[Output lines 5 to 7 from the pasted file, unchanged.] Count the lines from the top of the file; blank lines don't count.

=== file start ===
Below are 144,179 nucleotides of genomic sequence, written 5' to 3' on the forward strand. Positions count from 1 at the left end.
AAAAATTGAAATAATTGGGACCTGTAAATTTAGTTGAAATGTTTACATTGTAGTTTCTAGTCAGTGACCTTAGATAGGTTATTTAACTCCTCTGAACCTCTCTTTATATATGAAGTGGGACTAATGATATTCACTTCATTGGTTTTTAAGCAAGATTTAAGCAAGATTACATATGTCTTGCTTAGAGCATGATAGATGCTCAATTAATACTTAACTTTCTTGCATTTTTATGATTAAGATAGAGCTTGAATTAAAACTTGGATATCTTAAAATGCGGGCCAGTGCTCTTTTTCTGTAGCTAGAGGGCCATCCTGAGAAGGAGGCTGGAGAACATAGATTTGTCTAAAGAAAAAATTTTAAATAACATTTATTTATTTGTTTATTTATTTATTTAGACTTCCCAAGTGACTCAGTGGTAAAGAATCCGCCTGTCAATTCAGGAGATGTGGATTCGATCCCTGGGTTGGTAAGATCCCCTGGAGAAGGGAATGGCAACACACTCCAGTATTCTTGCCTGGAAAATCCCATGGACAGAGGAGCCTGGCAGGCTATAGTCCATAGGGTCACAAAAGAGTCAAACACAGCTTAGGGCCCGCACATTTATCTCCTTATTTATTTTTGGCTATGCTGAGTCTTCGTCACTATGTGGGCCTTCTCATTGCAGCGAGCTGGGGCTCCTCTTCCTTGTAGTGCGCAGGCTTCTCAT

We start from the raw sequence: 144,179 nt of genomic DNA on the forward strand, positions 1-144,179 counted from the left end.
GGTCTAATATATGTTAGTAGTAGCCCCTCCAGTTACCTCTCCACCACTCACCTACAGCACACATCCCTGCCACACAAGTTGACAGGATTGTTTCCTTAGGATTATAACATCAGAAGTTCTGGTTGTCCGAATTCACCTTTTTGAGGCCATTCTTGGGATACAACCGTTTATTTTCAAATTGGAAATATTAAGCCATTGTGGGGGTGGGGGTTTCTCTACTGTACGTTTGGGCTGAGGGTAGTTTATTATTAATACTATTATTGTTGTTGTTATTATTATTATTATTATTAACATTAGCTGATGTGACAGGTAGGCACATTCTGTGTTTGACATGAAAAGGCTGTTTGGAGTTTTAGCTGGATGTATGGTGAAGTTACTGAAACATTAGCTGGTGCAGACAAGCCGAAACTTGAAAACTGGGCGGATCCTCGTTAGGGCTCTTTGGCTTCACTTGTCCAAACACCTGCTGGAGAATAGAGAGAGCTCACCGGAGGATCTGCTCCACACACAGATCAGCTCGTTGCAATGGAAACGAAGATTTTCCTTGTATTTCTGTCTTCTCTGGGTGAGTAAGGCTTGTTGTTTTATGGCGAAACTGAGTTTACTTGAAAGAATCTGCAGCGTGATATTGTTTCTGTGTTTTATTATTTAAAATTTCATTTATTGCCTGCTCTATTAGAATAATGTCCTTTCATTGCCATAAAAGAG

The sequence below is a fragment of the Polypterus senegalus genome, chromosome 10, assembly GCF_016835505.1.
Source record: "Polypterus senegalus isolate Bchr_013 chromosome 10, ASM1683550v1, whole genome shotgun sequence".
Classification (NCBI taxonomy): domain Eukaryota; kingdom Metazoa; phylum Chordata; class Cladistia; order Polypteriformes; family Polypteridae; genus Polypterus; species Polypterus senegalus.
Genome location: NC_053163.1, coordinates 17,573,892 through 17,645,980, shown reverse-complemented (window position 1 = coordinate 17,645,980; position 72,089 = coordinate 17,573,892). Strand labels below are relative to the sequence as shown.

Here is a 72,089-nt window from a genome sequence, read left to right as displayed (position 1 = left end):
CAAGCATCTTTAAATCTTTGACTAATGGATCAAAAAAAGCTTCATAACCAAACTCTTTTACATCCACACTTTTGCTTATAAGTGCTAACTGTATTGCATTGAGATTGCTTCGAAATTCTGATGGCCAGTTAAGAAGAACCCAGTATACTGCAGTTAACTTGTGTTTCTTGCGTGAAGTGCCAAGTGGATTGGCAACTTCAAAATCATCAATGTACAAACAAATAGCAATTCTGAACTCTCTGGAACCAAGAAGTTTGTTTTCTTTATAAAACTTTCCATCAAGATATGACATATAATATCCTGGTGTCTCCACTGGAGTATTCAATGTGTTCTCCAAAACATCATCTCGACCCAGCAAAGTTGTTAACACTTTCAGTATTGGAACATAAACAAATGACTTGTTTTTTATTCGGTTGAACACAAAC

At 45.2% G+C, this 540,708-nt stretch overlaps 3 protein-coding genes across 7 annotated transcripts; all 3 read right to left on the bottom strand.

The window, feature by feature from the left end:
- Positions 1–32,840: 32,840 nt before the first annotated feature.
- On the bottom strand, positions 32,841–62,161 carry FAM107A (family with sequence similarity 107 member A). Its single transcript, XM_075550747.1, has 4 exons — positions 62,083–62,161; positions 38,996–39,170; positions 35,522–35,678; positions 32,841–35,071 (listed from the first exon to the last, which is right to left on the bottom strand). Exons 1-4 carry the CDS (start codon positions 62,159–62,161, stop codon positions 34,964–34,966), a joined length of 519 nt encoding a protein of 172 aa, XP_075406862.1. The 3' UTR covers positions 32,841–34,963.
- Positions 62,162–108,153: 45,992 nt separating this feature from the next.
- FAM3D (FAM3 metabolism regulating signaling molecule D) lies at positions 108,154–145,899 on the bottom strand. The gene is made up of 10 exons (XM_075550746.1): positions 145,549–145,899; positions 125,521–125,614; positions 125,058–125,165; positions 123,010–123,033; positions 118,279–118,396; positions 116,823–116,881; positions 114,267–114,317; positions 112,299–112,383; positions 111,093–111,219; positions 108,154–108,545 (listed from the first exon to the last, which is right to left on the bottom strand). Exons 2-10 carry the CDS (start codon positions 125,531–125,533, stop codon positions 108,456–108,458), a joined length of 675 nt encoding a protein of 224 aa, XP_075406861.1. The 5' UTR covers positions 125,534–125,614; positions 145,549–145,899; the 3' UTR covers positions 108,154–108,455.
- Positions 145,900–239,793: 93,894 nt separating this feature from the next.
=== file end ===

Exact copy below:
The sequence below is a fragment of the Polypterus senegalus genome, chromosome 10, assembly GCF_016835505.1.
Source record: "Polypterus senegalus isolate Bchr_013 chromosome 10, ASM1683550v1, whole genome shotgun sequence".
Classification (NCBI taxonomy): domain Eukaryota; kingdom Metazoa; phylum Chordata; class Cladistia; order Polypteriformes; family Polypteridae; genus Polypterus; species Polypterus senegalus.